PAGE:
Among the tribes of northern Natal in South Africa, the most common greeting, equivalent to “hello” in English, is the expression: “sawu bona.” It literally means, “I see you.” If you are a member of the tribe, you would probably reply by saying “sikhona” or “I am here.” The order of the exchange is important: until you see me, I do not exist. It’s as if, when you see me, you bring me into existence.

My two year old son will stand in front of me and clap his hands when I’m watching television. I’ll say, “I see you Elijah.” But he’ll continue to clap and to watch me. He wants to know if I really see him or if my attention has quickly returned to the TV. “Daddy, do you really know that “I am here?” Sometimes I’ll mute the TV so that I can place my full attention on him, or I’ll take him into my lap. I want him to know that I really do see him. That he matters.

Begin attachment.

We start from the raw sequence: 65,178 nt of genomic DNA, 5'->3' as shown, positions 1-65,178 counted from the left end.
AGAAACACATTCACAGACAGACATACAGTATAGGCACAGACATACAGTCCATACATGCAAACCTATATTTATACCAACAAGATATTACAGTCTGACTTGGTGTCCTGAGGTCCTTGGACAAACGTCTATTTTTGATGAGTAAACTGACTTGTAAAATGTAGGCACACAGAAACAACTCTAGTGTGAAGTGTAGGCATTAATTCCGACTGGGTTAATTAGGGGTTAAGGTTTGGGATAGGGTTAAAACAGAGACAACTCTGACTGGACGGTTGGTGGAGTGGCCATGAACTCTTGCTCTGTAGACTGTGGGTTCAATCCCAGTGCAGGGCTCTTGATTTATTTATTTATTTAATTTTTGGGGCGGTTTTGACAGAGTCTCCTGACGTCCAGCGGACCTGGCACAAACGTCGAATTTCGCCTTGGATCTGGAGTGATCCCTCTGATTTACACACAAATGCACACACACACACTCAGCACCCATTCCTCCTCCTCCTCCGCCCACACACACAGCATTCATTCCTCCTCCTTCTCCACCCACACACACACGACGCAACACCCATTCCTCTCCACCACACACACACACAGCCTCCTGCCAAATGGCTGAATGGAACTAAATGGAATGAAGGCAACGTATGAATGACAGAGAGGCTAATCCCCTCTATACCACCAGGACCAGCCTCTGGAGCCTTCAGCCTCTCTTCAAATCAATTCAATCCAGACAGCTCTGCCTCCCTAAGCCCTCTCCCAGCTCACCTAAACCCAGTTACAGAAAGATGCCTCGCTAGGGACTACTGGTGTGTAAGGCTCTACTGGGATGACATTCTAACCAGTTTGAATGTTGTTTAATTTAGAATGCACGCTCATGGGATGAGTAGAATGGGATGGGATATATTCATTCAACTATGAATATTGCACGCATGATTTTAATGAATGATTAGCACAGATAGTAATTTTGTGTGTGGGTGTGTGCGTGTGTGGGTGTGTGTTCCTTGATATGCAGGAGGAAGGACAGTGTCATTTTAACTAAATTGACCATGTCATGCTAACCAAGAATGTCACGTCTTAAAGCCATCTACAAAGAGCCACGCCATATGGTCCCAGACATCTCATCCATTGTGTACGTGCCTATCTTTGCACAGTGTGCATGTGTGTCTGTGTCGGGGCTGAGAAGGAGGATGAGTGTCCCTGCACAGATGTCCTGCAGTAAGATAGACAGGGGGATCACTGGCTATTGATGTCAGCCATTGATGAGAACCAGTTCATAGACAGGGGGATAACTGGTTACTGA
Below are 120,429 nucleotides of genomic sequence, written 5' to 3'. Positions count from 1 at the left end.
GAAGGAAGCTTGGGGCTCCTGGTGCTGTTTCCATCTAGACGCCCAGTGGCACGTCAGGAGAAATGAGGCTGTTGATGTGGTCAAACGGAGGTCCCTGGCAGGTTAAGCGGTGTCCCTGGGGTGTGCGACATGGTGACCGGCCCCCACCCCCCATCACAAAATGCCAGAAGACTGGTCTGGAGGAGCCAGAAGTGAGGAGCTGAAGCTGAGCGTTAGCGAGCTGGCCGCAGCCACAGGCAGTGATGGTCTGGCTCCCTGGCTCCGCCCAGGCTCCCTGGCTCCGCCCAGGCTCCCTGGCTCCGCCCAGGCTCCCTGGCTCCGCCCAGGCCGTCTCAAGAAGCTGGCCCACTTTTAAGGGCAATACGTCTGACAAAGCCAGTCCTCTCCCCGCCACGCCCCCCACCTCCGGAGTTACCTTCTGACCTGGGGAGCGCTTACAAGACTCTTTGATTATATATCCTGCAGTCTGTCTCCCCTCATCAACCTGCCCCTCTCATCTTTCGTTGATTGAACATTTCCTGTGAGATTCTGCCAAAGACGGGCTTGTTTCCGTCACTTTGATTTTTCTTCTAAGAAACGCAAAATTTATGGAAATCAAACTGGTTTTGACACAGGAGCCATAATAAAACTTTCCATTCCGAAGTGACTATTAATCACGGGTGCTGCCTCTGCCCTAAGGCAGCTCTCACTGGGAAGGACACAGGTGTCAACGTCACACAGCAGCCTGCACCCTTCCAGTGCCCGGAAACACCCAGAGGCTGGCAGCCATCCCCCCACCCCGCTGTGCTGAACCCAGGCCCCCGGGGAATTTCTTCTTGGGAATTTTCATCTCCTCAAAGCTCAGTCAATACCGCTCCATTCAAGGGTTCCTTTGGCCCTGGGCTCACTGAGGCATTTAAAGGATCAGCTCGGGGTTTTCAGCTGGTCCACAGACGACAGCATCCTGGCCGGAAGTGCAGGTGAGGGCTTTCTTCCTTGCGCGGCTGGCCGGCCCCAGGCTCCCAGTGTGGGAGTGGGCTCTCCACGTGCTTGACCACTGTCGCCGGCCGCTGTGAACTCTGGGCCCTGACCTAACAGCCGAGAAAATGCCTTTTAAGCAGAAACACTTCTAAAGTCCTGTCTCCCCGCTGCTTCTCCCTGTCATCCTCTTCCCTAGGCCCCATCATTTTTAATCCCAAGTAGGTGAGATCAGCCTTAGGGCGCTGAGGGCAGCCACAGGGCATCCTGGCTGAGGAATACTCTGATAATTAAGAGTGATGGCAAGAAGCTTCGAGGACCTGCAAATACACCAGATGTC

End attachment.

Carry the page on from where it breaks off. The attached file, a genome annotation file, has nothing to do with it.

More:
How many times throughout a day does someone stand in front of me and wonder if I really see them? If I am really present with them.

God, this day, help me to see people. To affirm that they are really here. That they matter.